The Effects of Insulin-Like Growth Factors on Tumorigenesis and Neoplastic Growth


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Abstract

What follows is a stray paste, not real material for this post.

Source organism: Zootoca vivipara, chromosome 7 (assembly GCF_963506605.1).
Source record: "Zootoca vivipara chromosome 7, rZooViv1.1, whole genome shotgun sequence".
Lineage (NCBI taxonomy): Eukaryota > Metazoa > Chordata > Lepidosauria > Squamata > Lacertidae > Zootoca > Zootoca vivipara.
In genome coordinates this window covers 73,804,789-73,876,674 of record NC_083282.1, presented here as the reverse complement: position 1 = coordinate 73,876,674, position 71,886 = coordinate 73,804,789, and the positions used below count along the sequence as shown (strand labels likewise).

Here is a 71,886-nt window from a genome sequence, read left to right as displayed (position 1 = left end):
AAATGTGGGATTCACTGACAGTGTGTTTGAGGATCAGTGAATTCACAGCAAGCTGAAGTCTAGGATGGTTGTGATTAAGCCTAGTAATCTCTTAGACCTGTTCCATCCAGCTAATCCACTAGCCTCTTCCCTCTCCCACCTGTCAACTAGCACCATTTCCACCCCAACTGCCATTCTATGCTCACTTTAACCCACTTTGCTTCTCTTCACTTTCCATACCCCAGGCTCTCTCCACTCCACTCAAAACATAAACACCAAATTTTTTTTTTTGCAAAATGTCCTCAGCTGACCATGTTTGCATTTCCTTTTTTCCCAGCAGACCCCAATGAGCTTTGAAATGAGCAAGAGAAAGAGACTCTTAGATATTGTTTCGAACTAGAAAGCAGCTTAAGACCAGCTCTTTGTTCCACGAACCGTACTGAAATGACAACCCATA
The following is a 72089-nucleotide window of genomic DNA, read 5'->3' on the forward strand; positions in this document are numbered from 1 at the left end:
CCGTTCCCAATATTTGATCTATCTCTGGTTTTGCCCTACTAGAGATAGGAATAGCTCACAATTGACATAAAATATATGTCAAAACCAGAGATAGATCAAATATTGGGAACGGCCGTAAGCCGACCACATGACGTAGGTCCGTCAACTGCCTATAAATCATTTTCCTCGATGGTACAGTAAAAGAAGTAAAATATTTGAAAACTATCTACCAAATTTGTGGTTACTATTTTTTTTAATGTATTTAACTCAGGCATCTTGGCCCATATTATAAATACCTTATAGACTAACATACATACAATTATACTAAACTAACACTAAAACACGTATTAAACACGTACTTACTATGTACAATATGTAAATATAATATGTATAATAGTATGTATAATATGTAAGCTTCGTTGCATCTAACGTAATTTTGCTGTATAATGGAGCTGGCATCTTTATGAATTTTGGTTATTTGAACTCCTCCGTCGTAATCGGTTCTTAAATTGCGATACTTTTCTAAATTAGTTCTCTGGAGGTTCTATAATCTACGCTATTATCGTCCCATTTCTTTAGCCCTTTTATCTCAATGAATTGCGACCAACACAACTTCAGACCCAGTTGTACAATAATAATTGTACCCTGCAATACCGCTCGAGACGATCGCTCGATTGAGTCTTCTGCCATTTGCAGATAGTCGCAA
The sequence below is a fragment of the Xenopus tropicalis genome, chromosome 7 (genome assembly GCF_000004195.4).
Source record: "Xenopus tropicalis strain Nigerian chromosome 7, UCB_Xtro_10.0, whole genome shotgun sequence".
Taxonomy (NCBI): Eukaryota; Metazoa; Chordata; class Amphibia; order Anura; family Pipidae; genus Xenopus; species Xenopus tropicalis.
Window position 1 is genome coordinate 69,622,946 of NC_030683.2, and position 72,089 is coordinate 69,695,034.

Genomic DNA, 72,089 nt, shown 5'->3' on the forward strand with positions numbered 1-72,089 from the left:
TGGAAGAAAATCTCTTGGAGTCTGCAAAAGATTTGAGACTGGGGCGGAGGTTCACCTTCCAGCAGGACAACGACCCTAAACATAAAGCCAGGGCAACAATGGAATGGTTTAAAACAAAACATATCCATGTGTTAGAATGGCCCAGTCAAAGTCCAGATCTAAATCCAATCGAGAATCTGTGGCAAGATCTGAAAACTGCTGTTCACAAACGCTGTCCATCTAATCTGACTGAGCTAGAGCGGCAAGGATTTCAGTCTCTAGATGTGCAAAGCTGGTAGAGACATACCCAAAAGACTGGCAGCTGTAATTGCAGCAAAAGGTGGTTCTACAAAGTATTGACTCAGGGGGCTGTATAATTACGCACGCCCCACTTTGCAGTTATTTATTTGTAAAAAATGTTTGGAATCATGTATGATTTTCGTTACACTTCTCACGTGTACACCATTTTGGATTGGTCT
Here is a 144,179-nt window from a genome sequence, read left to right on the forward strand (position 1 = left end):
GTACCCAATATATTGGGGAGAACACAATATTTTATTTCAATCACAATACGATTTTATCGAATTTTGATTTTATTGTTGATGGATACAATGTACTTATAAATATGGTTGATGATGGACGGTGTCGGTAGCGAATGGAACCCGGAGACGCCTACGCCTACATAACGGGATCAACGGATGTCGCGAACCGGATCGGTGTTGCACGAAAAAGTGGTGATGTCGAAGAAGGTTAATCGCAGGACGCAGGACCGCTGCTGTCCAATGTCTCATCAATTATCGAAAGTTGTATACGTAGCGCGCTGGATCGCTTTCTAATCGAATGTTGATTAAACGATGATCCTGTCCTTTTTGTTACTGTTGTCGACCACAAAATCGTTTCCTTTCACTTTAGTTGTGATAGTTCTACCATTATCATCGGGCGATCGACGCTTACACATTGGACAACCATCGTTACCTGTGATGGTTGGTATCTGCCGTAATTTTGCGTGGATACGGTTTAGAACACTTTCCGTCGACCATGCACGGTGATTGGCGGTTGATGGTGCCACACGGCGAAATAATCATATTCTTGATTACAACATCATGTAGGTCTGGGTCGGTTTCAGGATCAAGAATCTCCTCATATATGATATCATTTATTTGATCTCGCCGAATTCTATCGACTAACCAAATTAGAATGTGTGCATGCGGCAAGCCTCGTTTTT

Several decades of basic and clinical research have demonstrated that there is an association between the insulin-like growth factors (IGFs) and neoplasia. We begin with a brief discussion of the function and regulation of expression of the IGFs, their receptors and the IGF-binding proteins (IGFBPs). A number of investigational interventional strategies targeting the GH or IGFs are then reviewed. Finally, we have assembled the available scientific knowledge about this relationship for each of the major tumor types. The tumors have been grouped together by organ system and for each of the major tumors, various key elements of the relationship between IGFs and tumor growth are discussed. Specifically these include the presence or absence of autocrine IGF-I and IGF-II production; presence or absence of IGF-I and IGF-II receptor expression; the expression and functions of the IGFBPs; in vitro and in vivo experiments involving therapeutic interventions; and available results from clinical trials evaluating the effect of GH/IGF axis down-regulation in various malignancies.

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